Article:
My friend finished his work swiftly, drank a cup of tea while I sputtered on Skype and then vanished with a wave. His wife is home, but his work can’t be done remotely. In usual times, he renovates fancy kitchens for clients in Kensington and Chelsea. This week, he’s mostly sorting out the jobs for friends that he usually fits in on evenings and weekends.

Picking up my daughter at school the head teacher is nervous. He is not a nervous man. There has been no information he said, on when they are to close. The school is half empty, with many staff at home, already unable to come to work because of failing immune systems or sick relatives. He’s worried about keeping them safe, about continued access to the right equipment and supplies to keep the school clean.

As my work shifts to being undertaken in different areas of an 11-inch optical screen, these men sustain the physical, digital and social infrastructure of my life. And in the current moment they put themselves at risk to do so. We think of caring work as women’s work, but sustaining infrastructure, caring for the physical environment and the strategic level of the social environment is also care. And right now those carers are at risk.

On the other side of the world, my brother is taking unpaid days off from work, to avoid being on building sites and in busy buildings in his immune-compromised state. Is he too a care worker? In his case, the risk seems too high, for this virus could kill.

Care, risk, sustaining. These acts, these jobs, these responsibilities and relationships seemed so easy to take for granted. Before.

In the Time of Corona 1

The sun in the early afternoon is very warm. BBC 3 is playing lieder music and dimly I can hear the toddlers who live next door fussing before their afternoon nap. Outside I see birds and some brazen field mice foraging on the bits I dropped in the garden. It is as if everything were normal. Abnormally normal.

And yet. A stillness hangs in the air. An airplane has just passed by, an ordinary thing here in Central London. And yet. Reading the news has informed me that airlines are massively cutting back their flights, so perhaps this ordinary tearing of the air will become more extraordinary.

The UK’s official government policy has not yet enforced the closures of schools nor workplaces. It is however informing individuals to self-isolate, and this, bit by bit, takes apart the fragile infrastructure of society. As privileged folks like me, with jobs done at a laptop start working at home, stop travelling, the numbers of people circulating around this busy city start to drop.

It would be tempting to think of this time of waiting, this gathering stillness as the defining experience of this time of viral spread.

And yet.

What is happening now is not the story of this crisis. This is not a narrative of this time, but of several other times. In one sense, what is happening now is the preparation for future viral times. Mutual Assistance groups are forming, loosely, gathering together the well-intentioned. The one I’m following seems largely to generate influence in the here and now by informing the well-intentioned about how much work their neighbours are already doing running food banks, community organizations and support networks – as well as linking up individuals who have been isolated and need someone to run to the pharmacy.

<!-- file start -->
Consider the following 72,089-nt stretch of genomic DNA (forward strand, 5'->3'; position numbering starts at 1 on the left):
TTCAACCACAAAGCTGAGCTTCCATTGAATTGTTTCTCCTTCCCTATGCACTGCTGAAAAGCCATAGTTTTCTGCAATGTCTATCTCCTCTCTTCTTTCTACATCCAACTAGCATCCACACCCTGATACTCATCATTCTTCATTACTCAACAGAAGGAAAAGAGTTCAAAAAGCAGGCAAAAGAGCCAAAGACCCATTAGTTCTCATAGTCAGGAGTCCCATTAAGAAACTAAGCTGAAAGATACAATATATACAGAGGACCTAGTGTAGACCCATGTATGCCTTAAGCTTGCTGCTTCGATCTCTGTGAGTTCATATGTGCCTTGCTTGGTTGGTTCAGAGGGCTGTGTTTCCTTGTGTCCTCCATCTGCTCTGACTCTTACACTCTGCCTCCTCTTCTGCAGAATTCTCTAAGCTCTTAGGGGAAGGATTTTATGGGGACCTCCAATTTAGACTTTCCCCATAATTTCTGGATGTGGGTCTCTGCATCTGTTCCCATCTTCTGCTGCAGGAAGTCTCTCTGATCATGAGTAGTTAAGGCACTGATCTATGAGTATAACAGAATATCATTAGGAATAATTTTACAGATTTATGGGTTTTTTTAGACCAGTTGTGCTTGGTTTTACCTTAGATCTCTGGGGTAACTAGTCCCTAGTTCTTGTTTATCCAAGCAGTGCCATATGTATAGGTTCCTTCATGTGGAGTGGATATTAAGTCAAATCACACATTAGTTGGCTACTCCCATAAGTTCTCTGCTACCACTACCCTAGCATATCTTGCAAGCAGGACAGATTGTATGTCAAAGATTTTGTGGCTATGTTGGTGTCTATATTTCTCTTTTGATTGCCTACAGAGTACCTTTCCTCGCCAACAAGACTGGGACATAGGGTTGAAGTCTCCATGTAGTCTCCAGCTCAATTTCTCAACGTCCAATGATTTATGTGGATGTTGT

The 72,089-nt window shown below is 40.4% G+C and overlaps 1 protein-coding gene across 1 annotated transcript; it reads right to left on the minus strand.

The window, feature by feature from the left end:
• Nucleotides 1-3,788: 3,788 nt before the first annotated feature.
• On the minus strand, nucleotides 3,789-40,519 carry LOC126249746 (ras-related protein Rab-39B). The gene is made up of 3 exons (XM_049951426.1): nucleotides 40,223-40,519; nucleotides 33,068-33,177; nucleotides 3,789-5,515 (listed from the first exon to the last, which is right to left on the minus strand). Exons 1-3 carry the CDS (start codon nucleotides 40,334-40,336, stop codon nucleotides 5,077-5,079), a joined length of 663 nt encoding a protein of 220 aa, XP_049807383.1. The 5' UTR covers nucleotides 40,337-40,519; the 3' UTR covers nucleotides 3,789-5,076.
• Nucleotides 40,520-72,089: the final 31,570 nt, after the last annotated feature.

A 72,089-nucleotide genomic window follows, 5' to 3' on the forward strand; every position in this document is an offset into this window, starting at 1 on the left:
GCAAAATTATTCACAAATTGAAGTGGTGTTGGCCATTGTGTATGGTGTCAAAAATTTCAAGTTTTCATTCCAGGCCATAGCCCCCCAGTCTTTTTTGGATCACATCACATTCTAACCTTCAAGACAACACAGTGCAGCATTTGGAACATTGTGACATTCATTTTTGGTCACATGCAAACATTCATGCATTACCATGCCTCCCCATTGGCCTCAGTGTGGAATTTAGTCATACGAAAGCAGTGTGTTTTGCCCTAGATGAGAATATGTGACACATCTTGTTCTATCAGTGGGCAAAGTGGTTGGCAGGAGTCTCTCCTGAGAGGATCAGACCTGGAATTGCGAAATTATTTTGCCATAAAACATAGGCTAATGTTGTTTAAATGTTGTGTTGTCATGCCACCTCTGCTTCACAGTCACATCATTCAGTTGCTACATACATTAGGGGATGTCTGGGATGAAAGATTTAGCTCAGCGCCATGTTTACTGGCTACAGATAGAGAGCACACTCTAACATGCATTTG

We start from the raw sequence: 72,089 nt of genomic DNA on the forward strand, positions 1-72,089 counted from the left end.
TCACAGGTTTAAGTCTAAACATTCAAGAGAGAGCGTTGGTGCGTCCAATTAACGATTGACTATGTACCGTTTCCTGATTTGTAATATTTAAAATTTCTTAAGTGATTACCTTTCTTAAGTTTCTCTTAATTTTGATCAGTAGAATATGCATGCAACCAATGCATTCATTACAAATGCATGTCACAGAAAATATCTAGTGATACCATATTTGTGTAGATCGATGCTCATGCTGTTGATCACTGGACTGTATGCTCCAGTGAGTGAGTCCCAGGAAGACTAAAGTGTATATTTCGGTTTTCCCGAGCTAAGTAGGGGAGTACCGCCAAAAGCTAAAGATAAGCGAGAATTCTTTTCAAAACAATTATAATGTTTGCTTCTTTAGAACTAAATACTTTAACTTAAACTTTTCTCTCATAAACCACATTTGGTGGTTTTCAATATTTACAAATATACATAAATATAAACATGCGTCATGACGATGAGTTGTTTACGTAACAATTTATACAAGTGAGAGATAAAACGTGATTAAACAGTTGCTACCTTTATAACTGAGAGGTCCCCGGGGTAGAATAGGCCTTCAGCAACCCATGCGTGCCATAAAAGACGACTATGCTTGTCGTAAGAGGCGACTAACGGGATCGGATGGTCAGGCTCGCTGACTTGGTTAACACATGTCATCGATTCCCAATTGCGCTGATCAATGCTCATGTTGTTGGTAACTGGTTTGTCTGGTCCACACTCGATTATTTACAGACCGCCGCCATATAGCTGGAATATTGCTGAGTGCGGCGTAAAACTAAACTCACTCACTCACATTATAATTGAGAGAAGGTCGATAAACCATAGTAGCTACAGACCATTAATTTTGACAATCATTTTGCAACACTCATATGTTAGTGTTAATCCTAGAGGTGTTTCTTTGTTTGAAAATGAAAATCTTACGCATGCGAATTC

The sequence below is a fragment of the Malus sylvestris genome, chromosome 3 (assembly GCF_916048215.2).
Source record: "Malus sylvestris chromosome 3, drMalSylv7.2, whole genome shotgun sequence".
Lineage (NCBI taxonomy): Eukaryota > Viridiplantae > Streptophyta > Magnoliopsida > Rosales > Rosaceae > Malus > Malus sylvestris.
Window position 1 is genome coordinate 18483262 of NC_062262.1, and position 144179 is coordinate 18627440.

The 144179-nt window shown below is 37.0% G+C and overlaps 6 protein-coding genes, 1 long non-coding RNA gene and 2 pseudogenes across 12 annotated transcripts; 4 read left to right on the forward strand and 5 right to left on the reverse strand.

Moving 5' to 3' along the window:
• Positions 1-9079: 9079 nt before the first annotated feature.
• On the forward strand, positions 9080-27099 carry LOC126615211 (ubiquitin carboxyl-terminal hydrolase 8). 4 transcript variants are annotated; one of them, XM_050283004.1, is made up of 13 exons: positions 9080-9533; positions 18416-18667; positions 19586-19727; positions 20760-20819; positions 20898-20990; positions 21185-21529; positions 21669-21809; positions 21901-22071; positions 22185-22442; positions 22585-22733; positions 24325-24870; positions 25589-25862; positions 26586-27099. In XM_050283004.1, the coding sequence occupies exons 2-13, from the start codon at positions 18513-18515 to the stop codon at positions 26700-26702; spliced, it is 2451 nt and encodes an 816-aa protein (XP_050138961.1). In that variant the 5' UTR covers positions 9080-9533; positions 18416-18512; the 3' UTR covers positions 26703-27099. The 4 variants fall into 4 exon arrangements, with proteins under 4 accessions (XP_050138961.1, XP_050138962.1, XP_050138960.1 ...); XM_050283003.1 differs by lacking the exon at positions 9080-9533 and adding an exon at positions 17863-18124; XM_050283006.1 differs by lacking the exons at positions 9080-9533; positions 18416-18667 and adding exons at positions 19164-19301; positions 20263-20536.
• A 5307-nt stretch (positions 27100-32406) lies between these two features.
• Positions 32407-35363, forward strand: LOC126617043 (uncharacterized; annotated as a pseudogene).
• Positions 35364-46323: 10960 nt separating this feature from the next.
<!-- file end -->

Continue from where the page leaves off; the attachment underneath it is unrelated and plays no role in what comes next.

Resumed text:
In truth though, these mutual aid networks are not for now. They are building capacity for the time when the real narrative of the pandemic begins: the time when many people are infected, and so many are sick that seeing doctors is impossible. When the privilege of being healthy also embeds the responsibility to care for others – and not by adding to a spreadsheet or getting a prescription but by feeding the hungry, washing the feverish, cleaning the floor. Add to this the terrifying realization that many people who are immuno-compromised may not be with us when we emerge on the other side.

The other time of the virus is far longer, encompassing both the recent past and the longer future. This time of the virus includes its origins in animals whose habitats were encroached upon and who became (like people too) enmeshed in a persistent logic of capitalism that has destroyed the regenerative capacities of the earth’s ecosystem, and perhaps the regenerative capacities of people too. I talked a little bit about this in an interview here – but in my hopeful moments I like to entertain the thought that the practice of a quieter, slower pace of work may begin to set the groundwork for the changes of practice that have been necessary for so long – to assuage the climate crisis and to create the capacity for a society capable of regeneration and survival.

There are darker ends to the narrative of course. A country destroyed. A country in mourning for people it failed to save. Individual sadness, anxiety and grief brought on by social separation. Further distress for the people least capable of sustaining it: people living in refugee camps, recent arrivals who don’t feel at home, people struggling to feed their children or who are experiencing violence at home.

And yet.

As the sun slants away and the animals flit in and out of view, I feel the change of times.

Ethics in Practice: Bravery and Creativity

This is a repost from

I’m very excited, and a little nervous, to be starting a network focused on understanding and reframing justice and flourishing in the age of AI. Here, I build on the work that we did at VIRT-EU developing ideas about virtue, capability and care to focusing on the idea of flourishing in relation to sustainability (both in terms of accessibility and repairability of technologies and systems) and justice (encompassing both the capabilities of technology developers and an ethical orientation towards care in terms of its consequences). My aim in this network is to begin by understanding the current positions researchers have taken towards ethics, and by focusing on some specific tricky problem areas, to develop new capabilities to work differently, across disciplines. As I wrote below, this is daunting, hence my call for bravery and creativity.